The lead actors in this ongoing drama remain Shiite Iran and Sunni Saudi Arabia. If a new architecture for the entire region is going to be found, then these two countries must take on the responsibility. Yet the chess game between Riyadh and Tehran continues: in Iraq, the Shiites have won a victory of sorts in the West’s defeat of Saddam. Yet Saddam’s Sunni backers in the region do not accept this as the last word. This remains the core line of demarcation for both sides.
After “losing” in different ways in both Kabul and Baghdad, and in the wake of the Arab Spring (mainly a Sunni spring, for it happened mostly in Sunni-ruled nations), the Sunni side of the region could hardly accept minority Shiite control of Damascus. Thus Syria became the site of a third chess game between the region’s Sunnis and Shiites or, better said, between Saudi Arabia and Iran.
The conflict in Syria, then, should not be read as a civil war but as an extension of the competition between the two major strands of Islam. The Syrian conflict is more than a bilateral war between government and opposition.
Given that Syria’s borders have become quite porous and weapons and people move freely, it may be time to speak of the Syrian conflict as one taking place within a “Syrian-Iraqi space.” Damascus has had an Alawite, minority ruling class and a Sunni majority. In adjacent Iraq, the Shiite majority has been ruling since the United States took down the Sunni Saddam in 2003. An undeclared war between Shiite and Sunni groups produces tens of death almost every day in that country and the numbers of casualties is increasing. The patrons of the Sunnis and the Shiites—Saudi Arabia and Iran respectively—are likely trying to avoid a direct confrontation along the two rivers (Euphrates and Tigris), for if that were to come about, much more of the region would be engulfed by violent conflict. Nevertheless, the possibility remains.
A Way Forward?
At the beginning of these observations, I mentioned that despite my studies in four different universities, I learned more in the streets. To those wisdom of those streets I attribute whatever success I have had in saving human lives and ending conflicts. After all, how can a learned professor or an erudite theoretician teach you how to negotiate when you are taken hostage and have no idea where you are, let alone whether you will survive? How can law treatises teach you how to negotiate in a particular way with a country’s president and yet appreciate the need for a different approach to another president of the same country? It seems to me that those who speak of “how to negotiate” with country A or B or C, have never actually negotiated. The truth is that one only negotiates with individuals. When people ask me how to negotiate with Iran, I simply respond: I only negotiated with individuals, never with countries.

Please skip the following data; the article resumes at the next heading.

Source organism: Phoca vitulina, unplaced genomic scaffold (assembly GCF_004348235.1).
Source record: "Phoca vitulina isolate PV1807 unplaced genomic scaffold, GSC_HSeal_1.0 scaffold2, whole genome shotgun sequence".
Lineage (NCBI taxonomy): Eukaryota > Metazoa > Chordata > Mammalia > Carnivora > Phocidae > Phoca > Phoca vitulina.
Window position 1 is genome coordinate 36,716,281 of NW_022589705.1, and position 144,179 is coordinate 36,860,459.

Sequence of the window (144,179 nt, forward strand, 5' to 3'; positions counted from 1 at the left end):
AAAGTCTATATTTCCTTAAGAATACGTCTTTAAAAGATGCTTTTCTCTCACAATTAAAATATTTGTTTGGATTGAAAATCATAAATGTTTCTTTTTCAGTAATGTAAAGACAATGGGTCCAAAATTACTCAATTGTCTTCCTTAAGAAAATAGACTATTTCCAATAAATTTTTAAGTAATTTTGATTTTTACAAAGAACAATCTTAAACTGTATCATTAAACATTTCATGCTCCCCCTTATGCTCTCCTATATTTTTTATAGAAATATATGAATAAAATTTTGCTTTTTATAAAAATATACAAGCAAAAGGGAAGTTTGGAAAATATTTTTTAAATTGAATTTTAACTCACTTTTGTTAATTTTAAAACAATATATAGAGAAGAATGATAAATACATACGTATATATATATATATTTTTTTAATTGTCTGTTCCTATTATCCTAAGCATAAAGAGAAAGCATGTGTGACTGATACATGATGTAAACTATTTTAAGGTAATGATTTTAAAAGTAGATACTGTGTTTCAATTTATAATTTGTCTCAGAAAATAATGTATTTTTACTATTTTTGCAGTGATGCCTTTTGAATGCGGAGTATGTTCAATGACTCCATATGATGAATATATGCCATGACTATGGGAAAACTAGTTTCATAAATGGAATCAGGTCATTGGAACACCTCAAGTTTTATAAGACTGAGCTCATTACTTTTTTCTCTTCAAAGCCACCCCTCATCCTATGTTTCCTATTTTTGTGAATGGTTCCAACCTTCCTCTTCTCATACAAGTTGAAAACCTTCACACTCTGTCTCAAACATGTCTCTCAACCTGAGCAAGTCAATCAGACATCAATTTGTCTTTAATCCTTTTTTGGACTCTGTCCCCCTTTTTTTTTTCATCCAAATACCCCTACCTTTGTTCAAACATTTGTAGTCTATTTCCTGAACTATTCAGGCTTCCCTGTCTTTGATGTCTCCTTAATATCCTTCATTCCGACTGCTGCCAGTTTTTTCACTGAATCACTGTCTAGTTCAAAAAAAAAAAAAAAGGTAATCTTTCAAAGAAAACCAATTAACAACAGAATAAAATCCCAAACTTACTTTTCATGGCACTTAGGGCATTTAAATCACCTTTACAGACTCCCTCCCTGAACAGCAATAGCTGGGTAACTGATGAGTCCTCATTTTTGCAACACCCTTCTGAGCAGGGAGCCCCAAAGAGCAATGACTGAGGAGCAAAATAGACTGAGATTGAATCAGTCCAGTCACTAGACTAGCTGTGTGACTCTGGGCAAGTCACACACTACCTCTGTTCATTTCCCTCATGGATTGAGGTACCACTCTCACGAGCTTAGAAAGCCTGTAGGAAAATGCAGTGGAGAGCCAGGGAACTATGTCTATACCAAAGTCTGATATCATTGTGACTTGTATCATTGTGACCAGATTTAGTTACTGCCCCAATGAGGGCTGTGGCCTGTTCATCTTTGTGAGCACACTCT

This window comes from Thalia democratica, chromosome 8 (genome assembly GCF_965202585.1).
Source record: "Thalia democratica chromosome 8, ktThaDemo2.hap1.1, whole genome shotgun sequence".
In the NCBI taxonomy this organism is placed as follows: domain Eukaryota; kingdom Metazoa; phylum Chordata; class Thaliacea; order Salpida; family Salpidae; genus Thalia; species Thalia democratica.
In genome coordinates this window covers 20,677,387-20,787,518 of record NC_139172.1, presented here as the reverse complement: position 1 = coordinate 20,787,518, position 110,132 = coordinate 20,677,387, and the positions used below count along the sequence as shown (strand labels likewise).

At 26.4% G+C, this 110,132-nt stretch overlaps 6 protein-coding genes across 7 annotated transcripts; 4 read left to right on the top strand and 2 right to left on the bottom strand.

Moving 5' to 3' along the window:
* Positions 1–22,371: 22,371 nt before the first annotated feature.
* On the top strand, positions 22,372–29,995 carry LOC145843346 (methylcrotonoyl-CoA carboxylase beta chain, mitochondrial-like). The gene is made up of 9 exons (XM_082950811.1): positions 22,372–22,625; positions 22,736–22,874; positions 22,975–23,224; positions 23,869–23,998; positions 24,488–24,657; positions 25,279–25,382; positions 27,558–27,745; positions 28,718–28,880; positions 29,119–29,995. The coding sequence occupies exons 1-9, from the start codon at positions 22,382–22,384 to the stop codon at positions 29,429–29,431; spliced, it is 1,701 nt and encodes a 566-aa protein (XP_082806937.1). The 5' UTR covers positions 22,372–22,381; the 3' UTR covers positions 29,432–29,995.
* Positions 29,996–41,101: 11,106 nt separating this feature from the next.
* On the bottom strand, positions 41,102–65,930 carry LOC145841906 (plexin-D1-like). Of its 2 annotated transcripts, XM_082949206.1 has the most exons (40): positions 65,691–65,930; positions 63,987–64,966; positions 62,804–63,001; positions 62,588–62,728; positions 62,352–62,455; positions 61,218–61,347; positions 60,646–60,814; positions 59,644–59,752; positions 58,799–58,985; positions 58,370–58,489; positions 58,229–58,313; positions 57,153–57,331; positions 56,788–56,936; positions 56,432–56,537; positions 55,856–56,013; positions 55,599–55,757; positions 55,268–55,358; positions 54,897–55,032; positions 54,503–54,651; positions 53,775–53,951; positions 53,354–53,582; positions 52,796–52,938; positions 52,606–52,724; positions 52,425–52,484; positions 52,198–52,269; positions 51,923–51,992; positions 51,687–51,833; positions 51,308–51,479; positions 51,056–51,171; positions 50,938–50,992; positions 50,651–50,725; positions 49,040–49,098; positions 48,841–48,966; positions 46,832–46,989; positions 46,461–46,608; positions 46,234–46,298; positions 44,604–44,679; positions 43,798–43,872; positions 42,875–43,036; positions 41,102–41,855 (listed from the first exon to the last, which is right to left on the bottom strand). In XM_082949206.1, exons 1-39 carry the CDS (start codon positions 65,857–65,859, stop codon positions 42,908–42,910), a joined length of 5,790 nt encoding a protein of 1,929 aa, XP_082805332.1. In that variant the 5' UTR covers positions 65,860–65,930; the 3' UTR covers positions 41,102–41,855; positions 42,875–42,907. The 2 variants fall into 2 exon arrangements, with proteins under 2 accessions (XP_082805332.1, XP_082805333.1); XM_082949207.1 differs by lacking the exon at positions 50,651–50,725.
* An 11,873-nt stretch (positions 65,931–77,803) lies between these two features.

Furthermore change in negotiations was brought about by the end of the Cold War: so much so that since the early 1990s, from the Balkans to Eastern Africa, from South Sudan to South East Asia, successes in conflict resolutions were achieved only by “mini-lateralism” or bilateralism, not multilateralism. Multilateral approaches to conflict resolution have had little effect since the end of the Cold War. The United Nations and the multilateralism mindset are still prisoners of the concept of “impartiality.” Impartiality does not exist. No party to a conflict will ever accept impartiality because they cannot see it. If you place a glass in the very center of a table, the two persons sitting across from each other will always see the glass as closer to the other side.
I submit that much has to be understood about the “narrative,” not only of nations but of individuals as well. Had I negotiated with President Rafsanjani of Iran as I did with his successor, I likely would have failed with one or the other or both. I have never negotiated with countries, only with people. The narrative matters and every narrative is subjective in nature. This is why impartiality is a myth. Many years ago, when I was taken away at night and blindfolded by hostage takers, my masked interlocutor told me: “I hope you are not going to talk to me about impartiality. I know well that taking innocent people from the streets is wrong, my problem is I have no other tools.”
Saddam Hussein himself made it clear to me that he thought I was his enemy but added that people he could not easily categorize as friends or enemies unsettled him.
All of this is to say that the Syrian question cannot be resolved without a bilateral “understanding” between Russia and America and a “deeper and more complete understanding” between Saudi Arabia and Iran; not agreements on paper—but true “understanding” between the two “outsider powers” and a deeper understanding—I repeat understanding NOT agreements—between Iran and Saudi Arabia. Indeed, the new architecture for the region may require a larger understanding between Saudi Arabia and Iran, one that covers the entire Syrian-Iraqi space and the Pashtun-Tajiiks/Hazara areas in the northeast.
The question is simply this: Will the leaders in Riyadh and Tehran have the courage to rise to the call of history? And will they be able to take on a responsibility that is no longer, as in bygone times, reserved to the so-called superpowers?
Tomorrow is opening the door to new meanings of identity and border. To face that tomorrow requires real courage and real leaders, not poor copies of bygone Cold War caricatures. We need leaders who can lead and unify without an enemy.
As John Ralston Saul suggested, we do not need civilizations that divide through their answers, but rather civilizations that “unify the individual through our questions.”